The UC Berkeley Library took an important step forward today in improving widespread digital access to its vast collections. Along with the UC Davis and UCSF libraries and the California Digital Library, the Library became an early signatory to a newly released position statement supporting rights for libraries to digitize in-copyright works in their collections, then lend them according to the same lending terms as the original print copies. The position statement, developed by copyright scholars from multiple institutions, as well as policy counsel for the Internet Archive, is accompanied by a white paper that outlines legal rationale for how controlled digital lending can be implemented to enable electronic access to certain library collections.
“Relying on controlled digital lending to digitize and lend some of our extensive collections can revolutionize how library users access and conduct research with these valuable materials,” said Jeffrey MacKie-Mason, Berkeley’s university librarian.
How controlled digital lending works
The position statement suggests ways that libraries can rely on the Copyright Act’s fair use provision (as well as the so-called “first sale doctrine”) to create a digital version of certain types of copyright-protected works in their collections (such as a 20th-century book), and to circulate that digital copy in lieu of, and according to the same terms and conditions for, the library’s original print copy. To best comply with fair use principles, only one user at a time can use the digital copy, and the library can lend only as many digital copies as it has print books. When one of the digital copies is on loan, the corresponding print copy cannot be made available for checkout until the digital copy is checked back in. Controlled digital lending has been in place for several years in the Internet Archive’s Open Library, as well as at the Georgetown Law Library.
Copyright law supports these principles
“Fair use under the Copyright Act is one of several doctrines supporting controlled digital lending of works protected by copyright,” said Rachael Samberg, the Library’s scholarly communication officer.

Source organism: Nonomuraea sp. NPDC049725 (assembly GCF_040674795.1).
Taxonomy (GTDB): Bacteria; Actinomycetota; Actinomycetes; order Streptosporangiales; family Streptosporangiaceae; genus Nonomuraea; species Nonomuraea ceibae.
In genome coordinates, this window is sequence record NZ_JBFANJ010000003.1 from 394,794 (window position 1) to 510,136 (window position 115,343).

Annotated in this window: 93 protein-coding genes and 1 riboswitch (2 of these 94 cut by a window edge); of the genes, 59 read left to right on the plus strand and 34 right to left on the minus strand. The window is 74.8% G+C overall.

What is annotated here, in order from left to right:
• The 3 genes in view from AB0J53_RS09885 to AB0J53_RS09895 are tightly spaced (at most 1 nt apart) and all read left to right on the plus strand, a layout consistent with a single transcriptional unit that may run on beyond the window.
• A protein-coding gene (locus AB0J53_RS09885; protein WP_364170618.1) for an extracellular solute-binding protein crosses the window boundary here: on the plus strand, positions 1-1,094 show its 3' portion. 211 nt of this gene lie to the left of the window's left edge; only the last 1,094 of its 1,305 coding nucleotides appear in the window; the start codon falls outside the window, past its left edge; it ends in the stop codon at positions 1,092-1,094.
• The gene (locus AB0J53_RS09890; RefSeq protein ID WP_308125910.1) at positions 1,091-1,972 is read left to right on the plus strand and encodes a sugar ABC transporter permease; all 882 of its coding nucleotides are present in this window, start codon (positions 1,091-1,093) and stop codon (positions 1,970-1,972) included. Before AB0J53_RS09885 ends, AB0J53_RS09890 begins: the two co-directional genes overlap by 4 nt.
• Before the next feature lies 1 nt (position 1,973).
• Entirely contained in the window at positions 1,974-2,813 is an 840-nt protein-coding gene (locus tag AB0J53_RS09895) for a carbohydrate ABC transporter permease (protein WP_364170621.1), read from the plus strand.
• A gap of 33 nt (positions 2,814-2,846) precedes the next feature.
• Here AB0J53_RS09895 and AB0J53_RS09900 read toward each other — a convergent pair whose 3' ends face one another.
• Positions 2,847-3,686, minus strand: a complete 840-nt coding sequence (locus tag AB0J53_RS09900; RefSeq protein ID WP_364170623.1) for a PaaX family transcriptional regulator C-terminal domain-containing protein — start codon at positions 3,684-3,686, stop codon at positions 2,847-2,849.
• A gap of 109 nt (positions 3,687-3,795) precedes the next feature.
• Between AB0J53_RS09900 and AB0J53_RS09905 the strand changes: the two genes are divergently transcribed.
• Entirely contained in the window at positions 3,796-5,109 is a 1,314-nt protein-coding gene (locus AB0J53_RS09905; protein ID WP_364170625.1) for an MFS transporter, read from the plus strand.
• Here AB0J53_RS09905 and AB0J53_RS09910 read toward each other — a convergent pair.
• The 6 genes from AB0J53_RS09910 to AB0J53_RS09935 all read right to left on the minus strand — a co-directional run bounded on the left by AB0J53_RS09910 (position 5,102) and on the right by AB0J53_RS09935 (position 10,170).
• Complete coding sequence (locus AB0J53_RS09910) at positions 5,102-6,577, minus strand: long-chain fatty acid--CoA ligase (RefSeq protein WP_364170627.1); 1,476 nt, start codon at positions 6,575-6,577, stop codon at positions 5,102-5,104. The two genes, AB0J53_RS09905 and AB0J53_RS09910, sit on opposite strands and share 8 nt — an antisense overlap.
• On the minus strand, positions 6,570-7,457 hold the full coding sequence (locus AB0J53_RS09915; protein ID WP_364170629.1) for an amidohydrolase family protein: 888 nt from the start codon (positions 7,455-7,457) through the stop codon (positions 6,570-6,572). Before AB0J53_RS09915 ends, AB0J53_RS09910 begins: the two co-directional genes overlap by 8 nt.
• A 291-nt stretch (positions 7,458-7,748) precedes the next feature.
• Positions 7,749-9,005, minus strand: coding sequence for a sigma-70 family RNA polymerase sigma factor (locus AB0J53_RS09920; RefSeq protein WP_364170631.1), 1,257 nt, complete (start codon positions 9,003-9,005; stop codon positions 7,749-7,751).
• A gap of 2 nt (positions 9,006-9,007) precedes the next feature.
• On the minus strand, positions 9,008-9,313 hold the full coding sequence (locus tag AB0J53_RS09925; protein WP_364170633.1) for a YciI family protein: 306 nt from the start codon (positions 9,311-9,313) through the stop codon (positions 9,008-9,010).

As Samberg explains, many materials within the Library’s collections are already in the public domain, or no longer protected by copyright, so they can be digitized and loaned without restriction. But the Copyright Act’s current term limits mean that, with certain exceptions, many creative works published from 1923 to the present are still under copyright. Copyright law typically affords the copyright holder exclusive rights to, among other things, make copies of and distribute their works — meaning that digitizing and circulating books still in copyright could infringe those rights.
However, as Samberg explains, “Under Section 107 of the Copyright Act, the fair use of a copyrighted work for purposes such as scholarship or research is not an infringement.”
Determining whether an intended use, like controlled digital lending, is fair requires balancing four legal factors. Prominent legal scholars across the country who have also become early signatories of the position statement believe that the fair use factors suggest a finding of fairness if controlled digital lending is implemented according to the best practices laid out in the white paper.
Endorsing the position statement is an important first step in consensus-building with other institutions and stakeholders who might consider ways to implement controlled digital lending. While the statement itself does not bind the Library to a particular path forward, the Library hopes to put these principles to work and is exploring ways to institute lending practices in a manner consistent with the Copyright Act. The Library would also have to adopt digital rights management infrastructure to both limit the number of users of digital copies and control access to print copies when digital ones are in use.
In the meantime, by becoming an early endorser of the Controlled Digital Lending Statement, MacKie-Mason said, “The UC Berkeley Library is better positioned to help democratize access to knowledge and allow it to be used in ways that promote global progress.”